Cleveland Came Through With Donations for Incoming Refugees From Afghanistan, Now the Search Is On for Housing and Long-Term Support

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A donation drive rounded up plenty of supplies in recent weeks - Courtesy U.S. Committee for Refugees and Immigrants
Courtesy U.S. Committee for Refugees and Immigrants
A donation drive rounded up plenty of supplies in recent weeks

Ohio Gov. Mike DeWine yesterday announced that 855 refugees from Afghanistan will be coming to Ohio, including 285 to Cleveland, all granted humanitarian parole after undergoing stringent security and medical screenings as they sought escape from their country.

The process, little-known compared to other immigration programs, will give the refugees two years to finalize their immigration status through those traditional routes.

“These are individuals who have been partners with United States and deserve our support in return for the support they’ve given us," DeWine said in a press release. “Thank you to the resettlement agencies and communities who have stepped forward and demonstrated they have the resources necessary to help these individuals in their time of need.”

One hundred of those coming to Ohio so far were granted entry through the Cleveland field office of the U.S. Committee for Refugees and Immigrants.

Darren Hamm, the director of the Cleveland field office, says the city came through and then some with both donations and volunteer offers in the last few weeks, so much so that it needed to find more space to store all the donations.

"We had this call for a big open space, a temporary fix, to store the amount of donations that we had stocked for newly resettled families," he says. "Jason Lin, who runs the Lin Omni Square building on Fulton offered some of his space. He said take whatever you want. And it turned out while we were talking we learned he was resettled by our agency from Vietnam in the first wave of resettlement from the country in 1975."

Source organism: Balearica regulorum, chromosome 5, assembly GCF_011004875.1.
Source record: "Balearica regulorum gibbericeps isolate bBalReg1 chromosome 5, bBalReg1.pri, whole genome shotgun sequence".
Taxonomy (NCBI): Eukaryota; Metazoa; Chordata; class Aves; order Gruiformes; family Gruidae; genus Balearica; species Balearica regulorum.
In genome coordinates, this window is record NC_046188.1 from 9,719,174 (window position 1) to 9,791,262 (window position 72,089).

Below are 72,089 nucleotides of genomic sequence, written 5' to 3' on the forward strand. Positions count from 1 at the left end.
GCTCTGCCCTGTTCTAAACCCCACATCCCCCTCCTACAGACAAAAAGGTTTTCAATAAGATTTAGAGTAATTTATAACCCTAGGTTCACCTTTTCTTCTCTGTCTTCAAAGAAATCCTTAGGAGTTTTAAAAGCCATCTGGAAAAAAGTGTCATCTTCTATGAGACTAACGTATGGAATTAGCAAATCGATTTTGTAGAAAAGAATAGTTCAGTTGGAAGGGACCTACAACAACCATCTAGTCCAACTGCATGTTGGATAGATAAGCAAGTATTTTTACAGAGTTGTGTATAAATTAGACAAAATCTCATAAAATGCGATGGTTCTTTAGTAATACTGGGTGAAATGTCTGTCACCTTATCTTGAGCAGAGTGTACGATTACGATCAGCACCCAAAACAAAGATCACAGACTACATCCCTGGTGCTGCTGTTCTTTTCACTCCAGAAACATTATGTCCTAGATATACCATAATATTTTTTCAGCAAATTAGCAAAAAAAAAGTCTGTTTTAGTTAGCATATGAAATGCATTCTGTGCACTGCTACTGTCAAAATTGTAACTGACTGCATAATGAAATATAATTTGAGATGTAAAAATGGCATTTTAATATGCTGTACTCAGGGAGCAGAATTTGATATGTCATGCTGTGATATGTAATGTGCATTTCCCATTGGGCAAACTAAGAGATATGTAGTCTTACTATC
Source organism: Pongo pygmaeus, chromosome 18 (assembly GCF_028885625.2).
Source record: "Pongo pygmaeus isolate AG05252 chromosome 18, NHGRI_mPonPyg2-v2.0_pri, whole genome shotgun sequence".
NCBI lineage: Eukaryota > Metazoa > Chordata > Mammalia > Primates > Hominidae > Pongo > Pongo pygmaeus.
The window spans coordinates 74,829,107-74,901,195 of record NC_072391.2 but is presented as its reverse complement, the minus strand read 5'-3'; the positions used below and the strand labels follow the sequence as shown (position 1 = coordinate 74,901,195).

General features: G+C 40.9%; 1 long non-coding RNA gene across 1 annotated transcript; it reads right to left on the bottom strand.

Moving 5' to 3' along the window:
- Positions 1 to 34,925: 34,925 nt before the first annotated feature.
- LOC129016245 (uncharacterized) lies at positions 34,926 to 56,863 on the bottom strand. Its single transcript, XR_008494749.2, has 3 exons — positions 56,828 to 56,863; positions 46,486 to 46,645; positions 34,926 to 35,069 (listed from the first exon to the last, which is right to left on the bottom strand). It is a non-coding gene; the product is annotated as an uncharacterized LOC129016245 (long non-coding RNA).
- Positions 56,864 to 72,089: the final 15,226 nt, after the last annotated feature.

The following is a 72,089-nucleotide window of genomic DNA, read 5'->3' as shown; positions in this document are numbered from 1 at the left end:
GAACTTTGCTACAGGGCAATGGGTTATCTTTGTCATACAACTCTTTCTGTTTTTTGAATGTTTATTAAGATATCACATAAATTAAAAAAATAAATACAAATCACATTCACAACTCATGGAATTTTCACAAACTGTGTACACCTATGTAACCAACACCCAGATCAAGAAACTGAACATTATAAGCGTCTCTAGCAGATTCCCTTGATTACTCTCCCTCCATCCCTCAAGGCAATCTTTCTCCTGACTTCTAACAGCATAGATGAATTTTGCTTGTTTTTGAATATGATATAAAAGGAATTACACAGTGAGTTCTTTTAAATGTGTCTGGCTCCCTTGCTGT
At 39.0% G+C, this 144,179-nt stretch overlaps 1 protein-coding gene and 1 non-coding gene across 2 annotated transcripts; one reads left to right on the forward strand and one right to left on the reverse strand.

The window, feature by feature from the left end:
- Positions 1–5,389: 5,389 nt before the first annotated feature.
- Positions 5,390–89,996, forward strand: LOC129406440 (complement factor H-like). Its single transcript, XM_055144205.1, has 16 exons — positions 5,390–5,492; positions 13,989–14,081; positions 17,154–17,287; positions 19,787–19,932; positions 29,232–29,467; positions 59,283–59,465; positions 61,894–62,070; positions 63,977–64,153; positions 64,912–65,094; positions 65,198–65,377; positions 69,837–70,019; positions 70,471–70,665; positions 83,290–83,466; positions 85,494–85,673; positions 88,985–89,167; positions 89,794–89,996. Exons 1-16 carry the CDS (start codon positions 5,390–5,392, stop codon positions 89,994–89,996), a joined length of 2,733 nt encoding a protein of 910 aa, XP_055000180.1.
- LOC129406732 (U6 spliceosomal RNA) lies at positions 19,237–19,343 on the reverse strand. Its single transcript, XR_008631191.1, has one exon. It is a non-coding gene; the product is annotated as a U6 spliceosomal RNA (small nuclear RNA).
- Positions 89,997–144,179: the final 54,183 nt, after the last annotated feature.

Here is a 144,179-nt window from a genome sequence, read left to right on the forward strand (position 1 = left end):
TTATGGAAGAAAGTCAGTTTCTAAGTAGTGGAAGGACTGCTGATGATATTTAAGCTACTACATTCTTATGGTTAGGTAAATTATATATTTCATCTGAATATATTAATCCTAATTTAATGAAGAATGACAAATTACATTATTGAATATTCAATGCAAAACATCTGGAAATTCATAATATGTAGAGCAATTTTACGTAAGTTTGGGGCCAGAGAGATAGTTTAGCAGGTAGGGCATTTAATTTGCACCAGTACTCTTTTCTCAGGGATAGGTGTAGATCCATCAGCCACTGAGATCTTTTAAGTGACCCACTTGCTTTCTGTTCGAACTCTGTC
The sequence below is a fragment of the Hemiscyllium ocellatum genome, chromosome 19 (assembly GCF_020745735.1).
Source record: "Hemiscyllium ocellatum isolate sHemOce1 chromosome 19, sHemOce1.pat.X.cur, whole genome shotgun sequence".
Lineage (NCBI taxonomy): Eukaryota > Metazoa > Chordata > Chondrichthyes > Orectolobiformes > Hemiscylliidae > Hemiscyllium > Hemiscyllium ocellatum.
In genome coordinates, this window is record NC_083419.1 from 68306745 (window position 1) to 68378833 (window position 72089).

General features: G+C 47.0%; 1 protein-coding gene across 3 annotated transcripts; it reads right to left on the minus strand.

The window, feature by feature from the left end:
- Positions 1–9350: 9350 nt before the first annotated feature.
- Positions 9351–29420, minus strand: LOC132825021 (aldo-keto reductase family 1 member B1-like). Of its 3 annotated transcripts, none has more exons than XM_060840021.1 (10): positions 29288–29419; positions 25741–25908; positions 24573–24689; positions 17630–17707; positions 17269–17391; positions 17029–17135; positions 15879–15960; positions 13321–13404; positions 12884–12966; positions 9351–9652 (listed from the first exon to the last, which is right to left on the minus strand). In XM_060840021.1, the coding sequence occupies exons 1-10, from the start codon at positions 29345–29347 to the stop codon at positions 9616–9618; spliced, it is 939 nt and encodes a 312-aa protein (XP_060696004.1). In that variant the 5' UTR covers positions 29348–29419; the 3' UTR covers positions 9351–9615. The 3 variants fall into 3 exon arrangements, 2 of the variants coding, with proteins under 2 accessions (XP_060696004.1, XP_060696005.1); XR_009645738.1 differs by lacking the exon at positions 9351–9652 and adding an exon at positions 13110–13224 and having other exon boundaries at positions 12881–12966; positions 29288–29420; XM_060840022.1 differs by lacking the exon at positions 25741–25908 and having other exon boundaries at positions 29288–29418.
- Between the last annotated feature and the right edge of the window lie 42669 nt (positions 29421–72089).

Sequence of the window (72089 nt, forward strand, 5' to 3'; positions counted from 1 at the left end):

Before they even had a punch list of requested items, private citizens and local companies began dropping off truckfuls of donations — baby wipes, diapers, feminine hygeine products, soaps, shampoos, basically anything they would need.

"It's been almost non-stop since," Hamm says. Now the work of ensuring their safety and financial security once the refugees arrive continues.

"Parolees will have no eligibility for most support systems, because this is different than regular immigration, so we're asking for in-kind donations and money," he says. "A month ago we wondered how we'd amass volunteers to support our programs, and within a week of the crisis in Kabul, we had 60 to 100 people volunteer for all different kinds of roles. Now, the Afghans need long-term support."

There are great barriers to success, he says, once they arrive to a new country with a new language. While his organization will connect them with immigration attorneys, they'll also need safe housing.

"The way we're looking at it, by the time they grant these folks immigration status, they'll have been here awhile struggling, and we're going to do the best we can," he says. "We've said for years that if we're not giving them the same options as other folks we're putting them in jeopardy."

Job access, once a problem, isn't so much anymore. And where housing ten years ago wasn't a problem, it's very much one now.

"We have employers who are finding value, offering good wages and meaningful jobs," Hamm says. "We're having a hard time arrival to arrival, family to family, finding safe housing that's close to permanent."

If you or someone you know can help, you can reach out to the Cleveland field office of the U.S. Committee for Refugees and Immigrants here.

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